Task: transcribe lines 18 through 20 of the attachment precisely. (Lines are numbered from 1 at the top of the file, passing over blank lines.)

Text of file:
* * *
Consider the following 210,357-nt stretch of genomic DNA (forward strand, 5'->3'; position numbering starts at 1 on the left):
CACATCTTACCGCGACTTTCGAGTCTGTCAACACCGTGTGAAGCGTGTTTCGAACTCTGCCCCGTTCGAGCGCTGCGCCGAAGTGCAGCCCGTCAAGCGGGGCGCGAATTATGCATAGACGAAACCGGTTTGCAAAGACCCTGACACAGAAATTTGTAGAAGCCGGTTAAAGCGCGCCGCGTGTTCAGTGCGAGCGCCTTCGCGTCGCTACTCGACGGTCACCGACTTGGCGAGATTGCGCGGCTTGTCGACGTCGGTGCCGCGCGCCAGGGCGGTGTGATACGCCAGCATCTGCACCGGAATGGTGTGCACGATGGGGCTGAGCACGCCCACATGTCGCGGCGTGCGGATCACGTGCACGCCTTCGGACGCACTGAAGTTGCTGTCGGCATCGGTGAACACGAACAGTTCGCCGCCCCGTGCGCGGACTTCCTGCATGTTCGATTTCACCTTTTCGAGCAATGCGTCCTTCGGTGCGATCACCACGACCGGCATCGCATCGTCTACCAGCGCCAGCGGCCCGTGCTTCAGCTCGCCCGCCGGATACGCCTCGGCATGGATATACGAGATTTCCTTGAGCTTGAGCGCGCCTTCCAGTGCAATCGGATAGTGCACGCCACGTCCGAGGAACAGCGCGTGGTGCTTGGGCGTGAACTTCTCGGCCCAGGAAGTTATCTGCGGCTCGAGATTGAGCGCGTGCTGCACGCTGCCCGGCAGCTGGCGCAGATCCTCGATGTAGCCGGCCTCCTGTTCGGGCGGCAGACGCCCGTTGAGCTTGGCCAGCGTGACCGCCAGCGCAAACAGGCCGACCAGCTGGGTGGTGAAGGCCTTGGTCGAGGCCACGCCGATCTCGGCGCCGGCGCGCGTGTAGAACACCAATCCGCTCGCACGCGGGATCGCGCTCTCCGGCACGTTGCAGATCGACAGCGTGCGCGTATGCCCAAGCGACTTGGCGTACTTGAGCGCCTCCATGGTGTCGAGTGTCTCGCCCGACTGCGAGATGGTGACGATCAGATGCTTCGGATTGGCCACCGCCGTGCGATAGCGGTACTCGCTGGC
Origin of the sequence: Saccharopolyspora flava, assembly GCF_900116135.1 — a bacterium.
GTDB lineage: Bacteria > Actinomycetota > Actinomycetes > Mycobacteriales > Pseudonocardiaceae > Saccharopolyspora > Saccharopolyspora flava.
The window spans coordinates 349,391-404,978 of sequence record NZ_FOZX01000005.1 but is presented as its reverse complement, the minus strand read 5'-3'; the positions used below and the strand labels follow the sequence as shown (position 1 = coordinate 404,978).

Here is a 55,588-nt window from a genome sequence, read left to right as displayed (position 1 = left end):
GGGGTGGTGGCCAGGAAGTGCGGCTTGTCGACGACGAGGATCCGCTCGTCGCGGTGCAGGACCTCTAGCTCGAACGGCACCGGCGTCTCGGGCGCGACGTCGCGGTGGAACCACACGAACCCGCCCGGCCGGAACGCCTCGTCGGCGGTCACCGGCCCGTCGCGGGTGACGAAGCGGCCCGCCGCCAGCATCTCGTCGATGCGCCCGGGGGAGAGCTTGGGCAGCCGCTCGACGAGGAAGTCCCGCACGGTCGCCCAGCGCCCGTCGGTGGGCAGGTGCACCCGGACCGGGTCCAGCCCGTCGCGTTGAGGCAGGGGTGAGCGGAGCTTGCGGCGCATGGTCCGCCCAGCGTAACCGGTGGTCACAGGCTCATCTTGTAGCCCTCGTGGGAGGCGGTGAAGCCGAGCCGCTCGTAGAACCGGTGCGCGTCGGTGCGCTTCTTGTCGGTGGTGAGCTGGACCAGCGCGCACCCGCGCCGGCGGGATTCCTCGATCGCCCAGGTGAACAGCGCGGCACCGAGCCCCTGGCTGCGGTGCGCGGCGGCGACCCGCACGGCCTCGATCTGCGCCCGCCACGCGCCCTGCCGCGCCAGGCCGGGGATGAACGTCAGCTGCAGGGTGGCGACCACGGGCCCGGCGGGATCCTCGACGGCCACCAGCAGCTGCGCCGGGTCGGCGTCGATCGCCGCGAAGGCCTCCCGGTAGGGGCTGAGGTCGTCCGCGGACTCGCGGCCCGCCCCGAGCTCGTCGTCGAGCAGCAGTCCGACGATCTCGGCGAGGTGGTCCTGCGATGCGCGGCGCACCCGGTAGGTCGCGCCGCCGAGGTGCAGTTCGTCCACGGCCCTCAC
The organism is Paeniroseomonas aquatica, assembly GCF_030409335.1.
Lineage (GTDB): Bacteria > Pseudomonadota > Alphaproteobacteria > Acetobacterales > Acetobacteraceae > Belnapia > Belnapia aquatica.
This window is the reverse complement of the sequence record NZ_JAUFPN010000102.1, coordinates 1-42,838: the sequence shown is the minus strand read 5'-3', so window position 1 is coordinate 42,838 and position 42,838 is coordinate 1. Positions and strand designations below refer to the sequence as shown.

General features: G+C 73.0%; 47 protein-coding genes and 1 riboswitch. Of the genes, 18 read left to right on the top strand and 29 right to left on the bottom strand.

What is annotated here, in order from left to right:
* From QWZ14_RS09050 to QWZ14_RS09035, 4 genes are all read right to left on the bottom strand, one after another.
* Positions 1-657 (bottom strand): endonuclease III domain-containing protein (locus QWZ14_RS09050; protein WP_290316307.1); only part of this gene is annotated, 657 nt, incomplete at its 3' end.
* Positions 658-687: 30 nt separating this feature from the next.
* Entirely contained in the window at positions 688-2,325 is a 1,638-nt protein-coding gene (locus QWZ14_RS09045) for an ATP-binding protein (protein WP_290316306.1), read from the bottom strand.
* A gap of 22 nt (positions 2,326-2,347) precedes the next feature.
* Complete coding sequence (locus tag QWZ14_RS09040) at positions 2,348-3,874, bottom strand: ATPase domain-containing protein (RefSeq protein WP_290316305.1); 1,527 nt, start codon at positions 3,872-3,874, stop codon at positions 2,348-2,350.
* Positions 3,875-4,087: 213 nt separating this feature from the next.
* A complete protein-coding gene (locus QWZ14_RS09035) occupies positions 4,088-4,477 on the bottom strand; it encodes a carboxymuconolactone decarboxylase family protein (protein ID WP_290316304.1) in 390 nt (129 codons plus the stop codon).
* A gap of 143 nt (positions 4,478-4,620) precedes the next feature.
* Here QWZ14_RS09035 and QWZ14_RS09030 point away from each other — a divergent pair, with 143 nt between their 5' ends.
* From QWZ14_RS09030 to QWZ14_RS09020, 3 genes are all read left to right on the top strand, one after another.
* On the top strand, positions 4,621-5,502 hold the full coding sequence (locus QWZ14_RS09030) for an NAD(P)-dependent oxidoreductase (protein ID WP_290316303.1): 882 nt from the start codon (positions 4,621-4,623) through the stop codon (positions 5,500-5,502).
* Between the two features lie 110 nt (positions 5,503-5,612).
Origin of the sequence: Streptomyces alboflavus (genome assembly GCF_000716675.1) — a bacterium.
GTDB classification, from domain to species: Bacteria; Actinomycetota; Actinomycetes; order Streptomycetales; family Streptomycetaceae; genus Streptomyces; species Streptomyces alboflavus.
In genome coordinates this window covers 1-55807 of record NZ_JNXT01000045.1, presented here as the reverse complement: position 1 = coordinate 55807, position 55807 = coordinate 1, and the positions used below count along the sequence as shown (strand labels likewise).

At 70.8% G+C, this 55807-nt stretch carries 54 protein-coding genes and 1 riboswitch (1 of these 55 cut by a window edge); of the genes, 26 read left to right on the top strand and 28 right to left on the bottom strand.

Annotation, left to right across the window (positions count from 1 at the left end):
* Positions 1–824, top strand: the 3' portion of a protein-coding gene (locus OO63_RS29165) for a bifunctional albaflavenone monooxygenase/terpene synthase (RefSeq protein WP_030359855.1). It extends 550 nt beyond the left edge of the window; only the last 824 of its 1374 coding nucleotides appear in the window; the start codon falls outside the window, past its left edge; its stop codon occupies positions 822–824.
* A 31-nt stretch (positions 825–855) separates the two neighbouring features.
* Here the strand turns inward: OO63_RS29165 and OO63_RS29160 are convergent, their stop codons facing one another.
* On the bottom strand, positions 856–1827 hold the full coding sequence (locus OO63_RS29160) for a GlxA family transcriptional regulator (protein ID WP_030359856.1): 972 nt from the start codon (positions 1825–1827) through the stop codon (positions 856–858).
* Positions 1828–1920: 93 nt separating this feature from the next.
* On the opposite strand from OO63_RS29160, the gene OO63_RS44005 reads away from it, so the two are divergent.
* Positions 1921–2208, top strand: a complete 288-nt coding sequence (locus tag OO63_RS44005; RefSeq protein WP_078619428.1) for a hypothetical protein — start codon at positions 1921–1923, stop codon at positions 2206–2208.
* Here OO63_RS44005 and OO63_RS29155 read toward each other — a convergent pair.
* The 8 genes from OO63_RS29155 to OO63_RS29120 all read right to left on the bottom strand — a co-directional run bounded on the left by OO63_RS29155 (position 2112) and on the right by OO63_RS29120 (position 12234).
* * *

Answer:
* Complete coding sequence (locus tag QWZ14_RS09040) at positions 2,348-3,874, bottom strand: ATPase domain-containing protein (RefSeq protein WP_290316305.1); 1,527 nt, start codon at positions 3,872-3,874, stop codon at positions 2,348-2,350.
* Positions 3,875-4,087: 213 nt separating this feature from the next.
* A complete protein-coding gene (locus QWZ14_RS09035) occupies positions 4,088-4,477 on the bottom strand; it encodes a carboxymuconolactone decarboxylase family protein (protein ID WP_290316304.1) in 390 nt (129 codons plus the stop codon).